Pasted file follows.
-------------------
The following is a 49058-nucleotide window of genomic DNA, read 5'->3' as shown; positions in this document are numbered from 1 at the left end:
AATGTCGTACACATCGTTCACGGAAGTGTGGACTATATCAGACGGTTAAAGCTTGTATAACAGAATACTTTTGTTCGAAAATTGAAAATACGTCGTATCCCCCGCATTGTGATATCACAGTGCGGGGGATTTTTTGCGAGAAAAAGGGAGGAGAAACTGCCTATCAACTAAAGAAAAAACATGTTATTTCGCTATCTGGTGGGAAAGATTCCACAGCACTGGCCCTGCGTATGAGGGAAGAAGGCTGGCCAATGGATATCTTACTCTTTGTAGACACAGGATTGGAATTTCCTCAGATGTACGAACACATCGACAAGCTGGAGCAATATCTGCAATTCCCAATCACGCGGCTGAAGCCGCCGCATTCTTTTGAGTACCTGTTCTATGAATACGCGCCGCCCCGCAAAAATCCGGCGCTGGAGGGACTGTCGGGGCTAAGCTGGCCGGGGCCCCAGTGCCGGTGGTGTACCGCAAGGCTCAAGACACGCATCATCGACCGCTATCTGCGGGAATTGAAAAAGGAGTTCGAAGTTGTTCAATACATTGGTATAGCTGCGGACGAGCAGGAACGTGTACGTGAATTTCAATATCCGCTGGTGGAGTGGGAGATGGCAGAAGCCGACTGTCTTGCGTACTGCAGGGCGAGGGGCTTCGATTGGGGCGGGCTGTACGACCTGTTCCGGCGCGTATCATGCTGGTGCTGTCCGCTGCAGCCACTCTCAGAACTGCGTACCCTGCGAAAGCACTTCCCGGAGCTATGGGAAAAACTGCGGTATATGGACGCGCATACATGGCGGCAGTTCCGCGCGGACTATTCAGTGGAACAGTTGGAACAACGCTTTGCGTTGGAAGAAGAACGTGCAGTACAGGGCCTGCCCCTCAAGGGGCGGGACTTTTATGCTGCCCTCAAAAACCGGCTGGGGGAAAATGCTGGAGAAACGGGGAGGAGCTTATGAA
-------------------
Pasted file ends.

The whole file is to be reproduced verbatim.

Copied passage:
The following is a 49058-nucleotide window of genomic DNA, read 5'->3' as shown; positions in this document are numbered from 1 at the left end:
AATGTCGTACACATCGTTCACGGAAGTGTGGACTATATCAGACGGTTAAAGCTTGTATAACAGAATACTTTTGTTCGAAAATTGAAAATACGTCGTATCCCCCGCATTGTGATATCACAGTGCGGGGGATTTTTTGCGAGAAAAAGGGAGGAGAAACTGCCTATCAACTAAAGAAAAAACATGTTATTTCGCTATCTGGTGGGAAAGATTCCACAGCACTGGCCCTGCGTATGAGGGAAGAAGGCTGGCCAATGGATATCTTACTCTTTGTAGACACAGGATTGGAATTTCCTCAGATGTACGAACACATCGACAAGCTGGAGCAATATCTGCAATTCCCAATCACGCGGCTGAAGCCGCCGCATTCTTTTGAGTACCTGTTCTATGAATACGCGCCGCCCCGCAAAAATCCGGCGCTGGAGGGACTGTCGGGGCTAAGCTGGCCGGGGCCCCAGTGCCGGTGGTGTACCGCAAGGCTCAAGACACGCATCATCGACCGCTATCTGCGGGAATTGAAAAAGGAGTTCGAAGTTGTTCAATACATTGGTATAGCTGCGGACGAGCAGGAACGTGTACGTGAATTTCAATATCCGCTGGTGGAGTGGGAGATGGCAGAAGCCGACTGTCTTGCGTACTGCAGGGCGAGGGGCTTCGATTGGGGCGGGCTGTACGACCTGTTCCGGCGCGTATCATGCTGGTGCTGTCCGCTGCAGCCACTCTCAGAACTGCGTACCCTGCGAAAGCACTTCCCGGAGCTATGGGAAAAACTGCGGTATATGGACGCGCATACATGGCGGCAGTTCCGCGCGGACTATTCAGTGGAACAGTTGGAACAACGCTTTGCGTTGGAAGAAGAACGTGCAGTACAGGGCCTGCCCCTCAAGGGGCGGGACTTTTATGCTGCCCTCAAAAACCGGCTGGGGGAAAATGCTGGAGAAACGGGGAGGAGCTTATGAA